Life to get simpler as France cuts red tape

France is to launch a series of "modernisation" measures on Wednesday aimed at simplifying its dreaded bureaucracy and make life easier for the public. From driving penalty points to restaurant tickets, here’s a breakdown of the main changes.

Life to get simpler as France cuts red tape
No more waiting in line? Not quite, but France is set to launch reforms aimed at making it easier for individuals and businesses to interact with the state. Photo: David Morris

French bureaucracy is notoriously slow and for most expats, very confusing. But the French government is aiming to make it a little bit easier.

On Wednesday, a set of 201 measures were due to be launched, that could go some way to making “l’administration” more modern and user-friendly.

The government says the measures will save the country €3 billion ($3.9billion) in 2014 by speeding up and simplifying the interactions between the French state and those who live and run a business in the country.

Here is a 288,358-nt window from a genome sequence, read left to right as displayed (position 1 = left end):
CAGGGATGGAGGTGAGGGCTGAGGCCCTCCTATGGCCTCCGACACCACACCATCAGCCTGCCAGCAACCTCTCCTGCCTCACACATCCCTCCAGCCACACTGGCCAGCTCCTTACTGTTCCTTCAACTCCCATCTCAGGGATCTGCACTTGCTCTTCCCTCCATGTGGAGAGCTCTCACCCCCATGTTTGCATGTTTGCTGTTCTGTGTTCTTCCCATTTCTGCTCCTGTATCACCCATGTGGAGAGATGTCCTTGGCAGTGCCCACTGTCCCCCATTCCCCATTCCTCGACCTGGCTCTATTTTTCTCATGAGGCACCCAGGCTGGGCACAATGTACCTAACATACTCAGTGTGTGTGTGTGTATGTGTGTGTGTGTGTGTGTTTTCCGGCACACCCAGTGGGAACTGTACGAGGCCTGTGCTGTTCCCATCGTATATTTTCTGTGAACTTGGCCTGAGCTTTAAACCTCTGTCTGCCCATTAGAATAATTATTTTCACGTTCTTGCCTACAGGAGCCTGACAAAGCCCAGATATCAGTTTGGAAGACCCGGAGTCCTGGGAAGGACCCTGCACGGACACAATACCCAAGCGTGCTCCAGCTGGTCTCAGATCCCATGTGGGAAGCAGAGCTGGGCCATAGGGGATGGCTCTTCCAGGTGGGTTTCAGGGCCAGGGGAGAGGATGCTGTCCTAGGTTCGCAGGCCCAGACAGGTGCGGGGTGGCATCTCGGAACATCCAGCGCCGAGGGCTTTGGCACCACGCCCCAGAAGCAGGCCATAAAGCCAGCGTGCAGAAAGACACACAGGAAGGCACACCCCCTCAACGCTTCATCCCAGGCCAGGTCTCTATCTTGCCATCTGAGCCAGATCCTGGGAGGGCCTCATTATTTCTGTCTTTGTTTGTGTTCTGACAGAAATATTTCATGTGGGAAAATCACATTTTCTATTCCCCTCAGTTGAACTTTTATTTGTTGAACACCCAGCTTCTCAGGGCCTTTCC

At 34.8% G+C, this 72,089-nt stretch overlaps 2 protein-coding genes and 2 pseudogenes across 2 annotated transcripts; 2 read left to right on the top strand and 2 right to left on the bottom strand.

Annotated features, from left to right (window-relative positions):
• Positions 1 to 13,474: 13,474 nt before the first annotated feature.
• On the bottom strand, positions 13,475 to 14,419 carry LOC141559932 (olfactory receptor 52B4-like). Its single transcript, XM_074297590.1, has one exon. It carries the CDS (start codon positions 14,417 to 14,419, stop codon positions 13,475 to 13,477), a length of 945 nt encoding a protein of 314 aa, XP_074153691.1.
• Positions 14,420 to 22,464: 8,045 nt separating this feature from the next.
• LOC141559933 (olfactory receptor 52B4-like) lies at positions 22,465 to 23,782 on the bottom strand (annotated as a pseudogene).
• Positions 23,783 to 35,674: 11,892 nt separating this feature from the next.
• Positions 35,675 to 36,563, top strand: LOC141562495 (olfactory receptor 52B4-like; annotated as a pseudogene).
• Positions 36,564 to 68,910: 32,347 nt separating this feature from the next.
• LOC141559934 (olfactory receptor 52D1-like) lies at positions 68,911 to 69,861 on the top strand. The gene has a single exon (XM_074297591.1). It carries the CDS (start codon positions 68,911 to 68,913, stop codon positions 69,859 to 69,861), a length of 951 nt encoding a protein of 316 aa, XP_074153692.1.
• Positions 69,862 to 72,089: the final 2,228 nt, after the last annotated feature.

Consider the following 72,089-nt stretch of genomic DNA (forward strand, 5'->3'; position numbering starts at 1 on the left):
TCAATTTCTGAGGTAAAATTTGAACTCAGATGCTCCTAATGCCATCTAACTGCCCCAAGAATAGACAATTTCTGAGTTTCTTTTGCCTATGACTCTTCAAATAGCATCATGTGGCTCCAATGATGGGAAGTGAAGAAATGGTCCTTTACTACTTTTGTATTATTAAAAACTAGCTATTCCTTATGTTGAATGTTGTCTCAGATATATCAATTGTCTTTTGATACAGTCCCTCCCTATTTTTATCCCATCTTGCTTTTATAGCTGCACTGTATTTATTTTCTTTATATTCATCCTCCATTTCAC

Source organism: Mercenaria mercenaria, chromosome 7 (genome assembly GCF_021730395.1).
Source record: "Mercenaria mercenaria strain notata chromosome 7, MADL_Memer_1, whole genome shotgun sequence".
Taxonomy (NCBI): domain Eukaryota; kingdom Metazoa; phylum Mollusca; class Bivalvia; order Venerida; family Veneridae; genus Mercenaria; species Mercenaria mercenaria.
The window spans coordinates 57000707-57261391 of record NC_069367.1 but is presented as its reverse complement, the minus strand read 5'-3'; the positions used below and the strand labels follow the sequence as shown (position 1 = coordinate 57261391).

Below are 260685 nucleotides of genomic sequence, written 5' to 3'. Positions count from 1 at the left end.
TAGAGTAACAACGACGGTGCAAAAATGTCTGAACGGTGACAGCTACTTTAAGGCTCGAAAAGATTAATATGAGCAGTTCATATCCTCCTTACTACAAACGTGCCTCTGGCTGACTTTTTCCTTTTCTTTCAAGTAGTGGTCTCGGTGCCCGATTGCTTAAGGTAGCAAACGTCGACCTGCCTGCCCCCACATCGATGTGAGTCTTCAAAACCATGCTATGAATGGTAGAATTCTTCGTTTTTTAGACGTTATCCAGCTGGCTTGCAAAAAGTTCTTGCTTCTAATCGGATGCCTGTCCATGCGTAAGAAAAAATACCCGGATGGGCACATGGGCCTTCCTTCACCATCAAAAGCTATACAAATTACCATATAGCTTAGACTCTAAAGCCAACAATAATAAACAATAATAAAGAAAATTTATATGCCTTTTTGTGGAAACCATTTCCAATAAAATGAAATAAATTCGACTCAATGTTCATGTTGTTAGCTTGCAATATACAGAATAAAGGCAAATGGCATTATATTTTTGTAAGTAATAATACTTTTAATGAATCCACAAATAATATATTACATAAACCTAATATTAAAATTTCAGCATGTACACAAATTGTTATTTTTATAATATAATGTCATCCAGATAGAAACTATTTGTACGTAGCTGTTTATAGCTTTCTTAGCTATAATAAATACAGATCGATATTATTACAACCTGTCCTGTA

Many will say the move is long overdue.

Here are some of the main features:

ID cards

Passed by the French Senate yesterday, this new measure will extend the life of a “carte d’identité” from 10 to 15 years, making life that bit easier for the individual.

The reform should also remove backlogs at town halls and local authorities, saving money and man hours in the process.

Penalty points online

Checking how many points you’ve racked up on your driving license is never a pleasant experience, but at least now it should be a little less time-consuming, with the data being posted online for motorists to consult.

Digital restaurant tickets

The restaurant ticket – whereby companies over a certain size give their employees roughly eight euros a day to spend on food – is one of France’s most gratefully-received benefits.